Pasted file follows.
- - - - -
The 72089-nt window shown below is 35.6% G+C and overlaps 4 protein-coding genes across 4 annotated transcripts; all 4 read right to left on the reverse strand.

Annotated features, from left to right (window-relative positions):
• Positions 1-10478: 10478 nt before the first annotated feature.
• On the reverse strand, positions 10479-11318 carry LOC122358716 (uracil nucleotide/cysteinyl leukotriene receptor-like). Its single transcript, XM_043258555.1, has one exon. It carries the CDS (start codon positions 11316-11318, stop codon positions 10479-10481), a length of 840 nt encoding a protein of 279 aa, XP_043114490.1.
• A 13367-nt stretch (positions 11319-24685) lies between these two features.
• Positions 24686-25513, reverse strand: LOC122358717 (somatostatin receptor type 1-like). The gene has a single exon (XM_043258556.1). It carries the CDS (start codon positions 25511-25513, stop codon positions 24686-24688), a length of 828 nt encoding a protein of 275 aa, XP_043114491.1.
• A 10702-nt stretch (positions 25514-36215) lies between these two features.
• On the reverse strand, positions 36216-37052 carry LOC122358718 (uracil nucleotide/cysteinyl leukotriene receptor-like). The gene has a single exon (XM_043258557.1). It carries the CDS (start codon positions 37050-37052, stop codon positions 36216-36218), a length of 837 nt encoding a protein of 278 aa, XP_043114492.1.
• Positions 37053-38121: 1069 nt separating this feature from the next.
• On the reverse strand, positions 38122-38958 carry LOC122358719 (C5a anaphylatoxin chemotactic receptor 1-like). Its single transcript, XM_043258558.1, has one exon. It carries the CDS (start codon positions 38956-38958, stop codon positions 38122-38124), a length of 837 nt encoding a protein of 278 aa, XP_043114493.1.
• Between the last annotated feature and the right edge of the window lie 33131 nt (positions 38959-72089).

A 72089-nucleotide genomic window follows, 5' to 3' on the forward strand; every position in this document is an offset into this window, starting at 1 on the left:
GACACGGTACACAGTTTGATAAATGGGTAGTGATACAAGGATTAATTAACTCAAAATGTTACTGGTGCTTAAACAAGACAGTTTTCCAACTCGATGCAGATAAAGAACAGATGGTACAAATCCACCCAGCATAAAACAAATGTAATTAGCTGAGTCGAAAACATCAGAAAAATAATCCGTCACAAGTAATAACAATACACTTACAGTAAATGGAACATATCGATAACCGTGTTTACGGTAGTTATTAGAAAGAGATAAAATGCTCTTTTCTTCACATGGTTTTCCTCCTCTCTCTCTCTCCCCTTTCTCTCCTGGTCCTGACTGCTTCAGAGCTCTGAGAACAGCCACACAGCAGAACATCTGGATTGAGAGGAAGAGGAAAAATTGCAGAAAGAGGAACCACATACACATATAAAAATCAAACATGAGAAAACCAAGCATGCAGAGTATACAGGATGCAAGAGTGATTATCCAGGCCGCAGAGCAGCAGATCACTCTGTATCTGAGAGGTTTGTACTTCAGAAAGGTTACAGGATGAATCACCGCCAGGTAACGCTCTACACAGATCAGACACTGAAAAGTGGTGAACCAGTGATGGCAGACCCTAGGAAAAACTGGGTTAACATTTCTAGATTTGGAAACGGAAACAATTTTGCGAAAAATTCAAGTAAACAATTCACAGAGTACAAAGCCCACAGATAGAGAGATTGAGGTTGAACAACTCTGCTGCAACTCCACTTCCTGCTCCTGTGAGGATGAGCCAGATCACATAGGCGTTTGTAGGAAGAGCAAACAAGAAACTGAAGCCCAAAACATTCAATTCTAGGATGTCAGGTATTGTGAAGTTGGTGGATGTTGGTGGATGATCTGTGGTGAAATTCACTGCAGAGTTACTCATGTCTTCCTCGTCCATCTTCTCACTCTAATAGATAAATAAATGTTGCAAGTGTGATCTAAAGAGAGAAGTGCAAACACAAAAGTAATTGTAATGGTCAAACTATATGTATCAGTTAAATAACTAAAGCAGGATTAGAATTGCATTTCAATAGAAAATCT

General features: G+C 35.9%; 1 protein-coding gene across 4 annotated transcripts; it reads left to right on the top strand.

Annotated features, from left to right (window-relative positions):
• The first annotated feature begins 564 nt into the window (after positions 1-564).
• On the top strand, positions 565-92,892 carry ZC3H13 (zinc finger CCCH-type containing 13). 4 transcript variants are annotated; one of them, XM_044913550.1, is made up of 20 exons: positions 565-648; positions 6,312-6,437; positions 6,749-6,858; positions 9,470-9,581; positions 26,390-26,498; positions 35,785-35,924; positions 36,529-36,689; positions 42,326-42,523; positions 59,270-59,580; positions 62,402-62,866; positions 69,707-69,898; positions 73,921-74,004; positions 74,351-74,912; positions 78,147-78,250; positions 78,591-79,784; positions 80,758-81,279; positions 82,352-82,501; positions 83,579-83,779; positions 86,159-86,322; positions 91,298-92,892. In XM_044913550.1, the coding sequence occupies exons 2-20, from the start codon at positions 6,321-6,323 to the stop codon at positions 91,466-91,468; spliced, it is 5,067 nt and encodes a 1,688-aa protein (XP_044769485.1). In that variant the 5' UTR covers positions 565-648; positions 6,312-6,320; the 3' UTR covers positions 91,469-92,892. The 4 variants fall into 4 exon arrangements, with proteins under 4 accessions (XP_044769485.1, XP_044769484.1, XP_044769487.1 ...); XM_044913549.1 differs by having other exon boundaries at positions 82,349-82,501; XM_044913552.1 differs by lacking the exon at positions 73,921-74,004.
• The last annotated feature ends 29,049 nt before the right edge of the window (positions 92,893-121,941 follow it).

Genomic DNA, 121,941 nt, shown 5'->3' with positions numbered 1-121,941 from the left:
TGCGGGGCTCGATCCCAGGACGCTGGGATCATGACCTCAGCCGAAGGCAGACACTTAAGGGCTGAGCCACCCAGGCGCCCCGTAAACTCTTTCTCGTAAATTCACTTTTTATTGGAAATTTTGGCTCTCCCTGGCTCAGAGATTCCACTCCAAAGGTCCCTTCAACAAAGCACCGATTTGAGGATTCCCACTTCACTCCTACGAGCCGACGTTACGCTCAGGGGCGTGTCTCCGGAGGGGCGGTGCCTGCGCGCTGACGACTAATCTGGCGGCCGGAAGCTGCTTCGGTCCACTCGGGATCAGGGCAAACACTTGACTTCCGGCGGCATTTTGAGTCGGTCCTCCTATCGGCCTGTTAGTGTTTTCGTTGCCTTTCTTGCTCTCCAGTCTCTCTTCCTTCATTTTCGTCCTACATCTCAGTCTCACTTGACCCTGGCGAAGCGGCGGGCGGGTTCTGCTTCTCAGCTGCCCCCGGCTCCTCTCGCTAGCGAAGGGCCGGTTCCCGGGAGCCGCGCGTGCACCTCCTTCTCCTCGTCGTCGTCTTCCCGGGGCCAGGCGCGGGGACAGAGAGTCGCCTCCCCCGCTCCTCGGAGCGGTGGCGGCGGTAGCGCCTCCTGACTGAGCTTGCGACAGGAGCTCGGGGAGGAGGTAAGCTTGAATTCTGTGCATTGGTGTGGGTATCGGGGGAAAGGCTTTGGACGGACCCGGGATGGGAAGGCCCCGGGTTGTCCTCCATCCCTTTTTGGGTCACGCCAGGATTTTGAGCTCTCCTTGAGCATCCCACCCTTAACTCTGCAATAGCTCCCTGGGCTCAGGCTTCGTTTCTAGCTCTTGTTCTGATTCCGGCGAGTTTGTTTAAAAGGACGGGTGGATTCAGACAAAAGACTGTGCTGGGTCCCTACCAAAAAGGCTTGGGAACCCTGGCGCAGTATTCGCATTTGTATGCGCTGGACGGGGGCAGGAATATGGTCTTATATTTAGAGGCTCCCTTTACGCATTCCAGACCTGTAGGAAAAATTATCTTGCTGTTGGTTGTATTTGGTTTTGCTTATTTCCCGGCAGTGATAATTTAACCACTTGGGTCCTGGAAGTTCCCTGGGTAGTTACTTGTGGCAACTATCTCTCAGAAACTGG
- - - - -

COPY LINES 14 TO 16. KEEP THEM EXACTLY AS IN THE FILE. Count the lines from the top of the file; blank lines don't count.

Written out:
General features: G+C 35.9%; 1 protein-coding gene across 4 annotated transcripts; it reads left to right on the top strand.

Annotated features, from left to right (window-relative positions):
• The first annotated feature begins 564 nt into the window (after positions 1-564).